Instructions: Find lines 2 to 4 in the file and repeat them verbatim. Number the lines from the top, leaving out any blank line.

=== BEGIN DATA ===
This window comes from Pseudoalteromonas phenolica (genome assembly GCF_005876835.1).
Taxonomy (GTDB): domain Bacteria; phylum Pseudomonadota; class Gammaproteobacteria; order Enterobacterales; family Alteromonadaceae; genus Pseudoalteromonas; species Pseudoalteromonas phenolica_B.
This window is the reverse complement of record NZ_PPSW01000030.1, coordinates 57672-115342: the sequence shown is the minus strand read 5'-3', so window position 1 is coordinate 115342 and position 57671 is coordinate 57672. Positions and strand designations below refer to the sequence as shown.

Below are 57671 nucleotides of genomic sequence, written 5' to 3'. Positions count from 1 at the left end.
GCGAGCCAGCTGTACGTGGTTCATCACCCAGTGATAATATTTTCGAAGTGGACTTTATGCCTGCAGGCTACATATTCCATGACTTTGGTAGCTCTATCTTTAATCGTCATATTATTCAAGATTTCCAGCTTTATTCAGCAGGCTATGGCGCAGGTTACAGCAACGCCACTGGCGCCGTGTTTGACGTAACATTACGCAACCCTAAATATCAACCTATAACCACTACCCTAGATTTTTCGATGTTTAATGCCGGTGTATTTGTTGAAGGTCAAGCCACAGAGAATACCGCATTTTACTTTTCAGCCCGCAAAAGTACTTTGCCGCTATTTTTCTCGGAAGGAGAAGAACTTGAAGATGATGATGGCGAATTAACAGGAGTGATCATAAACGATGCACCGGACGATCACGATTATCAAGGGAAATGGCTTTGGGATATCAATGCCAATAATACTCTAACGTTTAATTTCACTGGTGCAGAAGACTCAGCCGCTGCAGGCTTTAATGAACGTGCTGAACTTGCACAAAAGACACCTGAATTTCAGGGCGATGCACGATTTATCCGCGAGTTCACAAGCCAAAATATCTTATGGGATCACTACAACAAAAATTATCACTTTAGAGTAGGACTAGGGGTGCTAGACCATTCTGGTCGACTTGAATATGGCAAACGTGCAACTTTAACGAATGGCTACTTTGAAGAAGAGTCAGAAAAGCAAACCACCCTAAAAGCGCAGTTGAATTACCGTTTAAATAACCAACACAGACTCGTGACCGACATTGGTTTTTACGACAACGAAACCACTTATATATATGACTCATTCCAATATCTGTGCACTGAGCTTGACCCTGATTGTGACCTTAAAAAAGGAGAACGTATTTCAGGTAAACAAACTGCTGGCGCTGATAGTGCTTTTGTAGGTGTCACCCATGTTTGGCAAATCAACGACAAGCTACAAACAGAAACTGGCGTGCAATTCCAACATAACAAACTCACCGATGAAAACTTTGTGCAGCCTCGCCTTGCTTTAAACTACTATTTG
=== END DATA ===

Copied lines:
Taxonomy (GTDB): domain Bacteria; phylum Pseudomonadota; class Gammaproteobacteria; order Enterobacterales; family Alteromonadaceae; genus Pseudoalteromonas; species Pseudoalteromonas phenolica_B.
This window is the reverse complement of record NZ_PPSW01000030.1, coordinates 57672-115342: the sequence shown is the minus strand read 5'-3', so window position 1 is coordinate 115342 and position 57671 is coordinate 57672. Positions and strand designations below refer to the sequence as shown.

Below are 57671 nucleotides of genomic sequence, written 5' to 3'. Positions count from 1 at the left end.